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  1. #1
    Join Date
    Mar 2007
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    Maryland
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    31

    Default new home bathroom branch circuit

    Was not clear to me in reading NEC, but is a seperate circuit required for lighting and one for recepticals in a new construction home or is one 20 amp adequate. Also does each bathroom need its own?

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  2. #2
    Join Date
    Mar 2007
    Location
    Maryland
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    31

    Red face Re: new home bathroom branch circuit

    Nevermind, got it.


  3. #3
    Join Date
    Mar 2011
    Location
    Virginia Beach, VA
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    123

    Default Re: new home bathroom branch circuit

    The NEC is quite clear on this:

    A single 20A branch circuit (GFCI protected) is required to service the receptacles in a bathroom. The NEC also allows for that same circuit to be extended to another bathroom's receptacles. (Why, I'm not real sure. Just the possibility of having two women drying hair at the same time using the same circuit and having it trip the breaker is frightening to me. )

    Also, the NEC allows for a single 20 amp branch circuit in a bathroom to service other loads in the bathroom, providing you do not exceed the 50% rule.

    It is never a good thought to service lighting on the same circuit that uses GFCI protection from a breaker. If the breaker trips, out go your lights and there you sit in the dark.

    I'd have to go get my code book to see it is prohibited or not, but I don't think it is. I know it is not recommended to service lighting from a GFCI breaker.


  4. #4
    chris mcintyre's Avatar
    chris mcintyre Guest

    Default Re: new home bathroom branch circuit

    Mike, I see you got it but for others interested EC&M just had an article that covers this subject very well.

    Branch Circuit Requirements and the NEC - Part 1#


  5. #5
    Join Date
    Dec 2007
    Location
    Chico,Ca
    Posts
    423

    Default Re: new home bathroom branch circuit

    Quote Originally Posted by Donald Farrell View Post
    The NEC is quite clear on this:

    A single 20A branch circuit (GFCI protected) is required to service the receptacles in a bathroom. The NEC also allows for that same circuit to be extended to another bathroom's receptacles. (Why, I'm not real sure. Just the possibility of having two women drying hair at the same time using the same circuit and having it trip the breaker is frightening to me. )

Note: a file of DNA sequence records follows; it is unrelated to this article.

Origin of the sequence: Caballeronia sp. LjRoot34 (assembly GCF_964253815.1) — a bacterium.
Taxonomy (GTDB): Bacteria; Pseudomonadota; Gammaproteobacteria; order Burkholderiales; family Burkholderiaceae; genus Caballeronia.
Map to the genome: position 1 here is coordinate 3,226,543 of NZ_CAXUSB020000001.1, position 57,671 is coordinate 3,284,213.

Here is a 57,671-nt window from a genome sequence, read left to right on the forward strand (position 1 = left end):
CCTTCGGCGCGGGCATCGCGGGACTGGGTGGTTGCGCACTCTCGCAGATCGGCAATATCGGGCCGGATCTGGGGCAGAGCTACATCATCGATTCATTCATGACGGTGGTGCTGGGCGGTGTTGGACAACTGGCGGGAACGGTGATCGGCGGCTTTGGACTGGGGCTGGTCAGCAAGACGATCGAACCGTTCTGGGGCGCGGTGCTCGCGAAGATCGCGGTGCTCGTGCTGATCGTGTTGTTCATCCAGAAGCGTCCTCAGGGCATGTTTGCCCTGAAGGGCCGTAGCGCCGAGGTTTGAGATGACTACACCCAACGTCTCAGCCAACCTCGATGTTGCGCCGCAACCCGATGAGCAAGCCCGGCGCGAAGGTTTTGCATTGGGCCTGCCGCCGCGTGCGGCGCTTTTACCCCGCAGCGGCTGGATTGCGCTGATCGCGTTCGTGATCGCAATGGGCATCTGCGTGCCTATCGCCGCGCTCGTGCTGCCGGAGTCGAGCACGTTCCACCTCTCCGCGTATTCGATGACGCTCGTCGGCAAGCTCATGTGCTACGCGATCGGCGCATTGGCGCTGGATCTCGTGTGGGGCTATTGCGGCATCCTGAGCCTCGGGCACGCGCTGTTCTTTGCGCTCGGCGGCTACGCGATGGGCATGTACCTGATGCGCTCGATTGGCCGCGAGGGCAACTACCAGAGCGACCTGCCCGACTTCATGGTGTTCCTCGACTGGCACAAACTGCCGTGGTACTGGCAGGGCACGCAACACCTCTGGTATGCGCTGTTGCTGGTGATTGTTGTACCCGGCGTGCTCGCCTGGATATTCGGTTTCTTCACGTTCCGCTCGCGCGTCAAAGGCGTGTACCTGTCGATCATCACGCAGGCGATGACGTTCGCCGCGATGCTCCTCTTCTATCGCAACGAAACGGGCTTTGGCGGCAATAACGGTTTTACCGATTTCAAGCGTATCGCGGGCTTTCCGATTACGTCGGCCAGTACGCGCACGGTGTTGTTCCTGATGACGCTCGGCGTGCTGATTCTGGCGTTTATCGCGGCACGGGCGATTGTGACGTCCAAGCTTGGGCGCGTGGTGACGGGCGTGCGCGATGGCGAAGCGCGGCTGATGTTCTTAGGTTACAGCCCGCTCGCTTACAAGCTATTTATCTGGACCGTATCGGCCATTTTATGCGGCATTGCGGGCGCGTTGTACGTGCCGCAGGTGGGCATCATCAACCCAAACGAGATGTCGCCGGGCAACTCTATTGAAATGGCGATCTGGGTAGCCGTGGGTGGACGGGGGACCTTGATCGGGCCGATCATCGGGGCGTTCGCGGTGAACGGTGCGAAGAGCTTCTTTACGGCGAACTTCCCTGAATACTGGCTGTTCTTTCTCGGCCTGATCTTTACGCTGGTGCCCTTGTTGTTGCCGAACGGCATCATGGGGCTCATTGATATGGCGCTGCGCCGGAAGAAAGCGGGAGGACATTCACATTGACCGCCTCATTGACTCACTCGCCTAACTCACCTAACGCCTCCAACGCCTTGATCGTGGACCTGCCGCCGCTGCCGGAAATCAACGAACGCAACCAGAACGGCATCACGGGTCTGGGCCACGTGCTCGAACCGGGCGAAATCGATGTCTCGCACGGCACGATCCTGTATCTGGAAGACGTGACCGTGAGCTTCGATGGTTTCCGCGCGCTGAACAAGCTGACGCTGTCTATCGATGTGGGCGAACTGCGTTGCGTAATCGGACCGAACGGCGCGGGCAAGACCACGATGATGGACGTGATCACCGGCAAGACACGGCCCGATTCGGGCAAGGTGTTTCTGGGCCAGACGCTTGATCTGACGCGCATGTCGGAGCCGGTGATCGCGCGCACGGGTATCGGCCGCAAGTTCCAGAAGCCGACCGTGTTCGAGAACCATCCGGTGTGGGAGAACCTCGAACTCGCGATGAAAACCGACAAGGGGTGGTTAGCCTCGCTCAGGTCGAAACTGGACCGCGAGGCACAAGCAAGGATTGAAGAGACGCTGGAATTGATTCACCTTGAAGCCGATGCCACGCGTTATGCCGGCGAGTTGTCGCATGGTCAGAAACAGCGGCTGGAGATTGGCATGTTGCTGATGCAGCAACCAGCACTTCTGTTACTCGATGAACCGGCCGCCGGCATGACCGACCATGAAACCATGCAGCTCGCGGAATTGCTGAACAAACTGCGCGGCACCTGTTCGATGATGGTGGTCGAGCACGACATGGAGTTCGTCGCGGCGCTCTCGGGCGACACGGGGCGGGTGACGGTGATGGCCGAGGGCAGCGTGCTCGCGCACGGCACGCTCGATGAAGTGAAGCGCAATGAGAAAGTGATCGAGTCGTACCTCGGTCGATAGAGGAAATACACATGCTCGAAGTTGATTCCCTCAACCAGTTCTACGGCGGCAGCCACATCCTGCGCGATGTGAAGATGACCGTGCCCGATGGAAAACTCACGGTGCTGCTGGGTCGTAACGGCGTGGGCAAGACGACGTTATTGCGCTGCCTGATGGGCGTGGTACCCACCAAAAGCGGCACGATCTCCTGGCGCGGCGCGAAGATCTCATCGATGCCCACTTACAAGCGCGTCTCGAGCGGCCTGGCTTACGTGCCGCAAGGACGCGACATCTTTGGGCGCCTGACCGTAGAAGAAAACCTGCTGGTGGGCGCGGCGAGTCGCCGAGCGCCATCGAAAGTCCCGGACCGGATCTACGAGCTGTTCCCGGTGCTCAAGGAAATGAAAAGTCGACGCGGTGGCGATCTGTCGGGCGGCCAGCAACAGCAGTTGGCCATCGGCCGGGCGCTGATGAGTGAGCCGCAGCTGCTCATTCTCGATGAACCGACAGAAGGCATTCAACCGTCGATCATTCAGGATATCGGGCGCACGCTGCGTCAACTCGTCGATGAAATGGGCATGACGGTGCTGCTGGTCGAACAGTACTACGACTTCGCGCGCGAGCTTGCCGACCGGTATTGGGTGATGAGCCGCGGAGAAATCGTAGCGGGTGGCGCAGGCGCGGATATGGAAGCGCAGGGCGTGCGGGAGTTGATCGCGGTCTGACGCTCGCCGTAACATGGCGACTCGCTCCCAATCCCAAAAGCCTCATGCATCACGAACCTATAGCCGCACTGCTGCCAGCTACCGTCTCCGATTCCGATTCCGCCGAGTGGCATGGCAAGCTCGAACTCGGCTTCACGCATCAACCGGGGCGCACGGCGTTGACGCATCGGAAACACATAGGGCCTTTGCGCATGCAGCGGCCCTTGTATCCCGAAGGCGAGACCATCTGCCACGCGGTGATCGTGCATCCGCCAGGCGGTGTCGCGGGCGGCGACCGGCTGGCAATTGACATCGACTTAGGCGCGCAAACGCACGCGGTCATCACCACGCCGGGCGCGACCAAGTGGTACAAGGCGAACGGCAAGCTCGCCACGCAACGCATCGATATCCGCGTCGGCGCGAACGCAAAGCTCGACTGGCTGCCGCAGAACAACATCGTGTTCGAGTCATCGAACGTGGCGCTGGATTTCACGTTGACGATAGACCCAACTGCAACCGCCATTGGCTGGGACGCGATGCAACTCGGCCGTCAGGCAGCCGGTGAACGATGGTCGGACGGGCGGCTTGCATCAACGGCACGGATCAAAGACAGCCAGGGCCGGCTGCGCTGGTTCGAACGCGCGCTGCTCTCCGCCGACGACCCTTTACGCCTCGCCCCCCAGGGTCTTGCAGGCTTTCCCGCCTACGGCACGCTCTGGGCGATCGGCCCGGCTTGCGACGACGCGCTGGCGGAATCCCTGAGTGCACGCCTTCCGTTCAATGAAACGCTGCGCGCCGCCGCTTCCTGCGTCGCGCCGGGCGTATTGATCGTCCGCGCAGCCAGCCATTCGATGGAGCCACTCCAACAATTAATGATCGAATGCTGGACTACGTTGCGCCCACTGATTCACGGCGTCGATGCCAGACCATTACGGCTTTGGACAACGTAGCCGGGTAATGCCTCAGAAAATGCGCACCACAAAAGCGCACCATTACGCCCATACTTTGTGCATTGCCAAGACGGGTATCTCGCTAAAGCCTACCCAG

Also, the NEC allows for a single 20 amp branch circuit in a bathroom to service other loads in the bathroom, providing you do not exceed the 50% rule.

    It is never a good thought to service lighting on the same circuit that uses GFCI protection from a breaker. If the breaker trips, out go your lights and there you sit in the dark.

    I'd have to go get my code book to see it is prohibited or not, but I don't think it is. I know it is not recommended to service lighting from a GFCI breaker.

    Only the receptacles need GFCI protection, the NEC does not care if the GFCI is a receptacle or a circuit breaker for it. There is no requirement that lighting be GFCI protected unless the manufacturer requires it in certain locations(it may be required in a shower). The NEC allows the required 20A circuit to serve receptacles in other bathrooms but serve no other loads, or it may supply the receptacles & lighting in a single bathroom.


  6. #6
    Join Date
    Mar 2007
    Location
    Maryland
    Posts
    31

    Thumbs up Re: new home bathroom branch circuit

    Chris, Excellent article, thanks.


  7. #7
    Join Date
    Nov 2010
    Location
    New Westminster BC
    Posts
    53

    Default Re: new home bathroom branch circuit

    Quote Originally Posted by Donald Farrell View Post
    ....Just the possibility of having two women drying hair at the same time using the same circuit and having it trip the breaker is frightening to me. ) ....
    Bathrooms are often big enough for two to use at the same time (e.g. those with two basins) in which case there could easily be two hairdryers plugged into one bathroom outlet at the same time (the outlets are duplex), so limiting the circuit to serve one bathroom isn't going to eliminate the possibility of breaker tripping due to two hairdryers. Any multiple-outlet or single-duplex-outlet 15A or 20A circuit can be overloaded by plugging in two 10 or 12 Amp devices. In effect this is how we all learn not to plug in that extra 1200 Watt fan heater when the electric kettle is on. The code requirements, e.g. for kitchen counters, reduce the incidence of such nuisance trips but cannot eliminate them unless it required every outlet to be a simplex outlet with a home run to the breaker panel, which is not going to happen. What I would find it frightening is if the breaker failed to trip, not if it trips.


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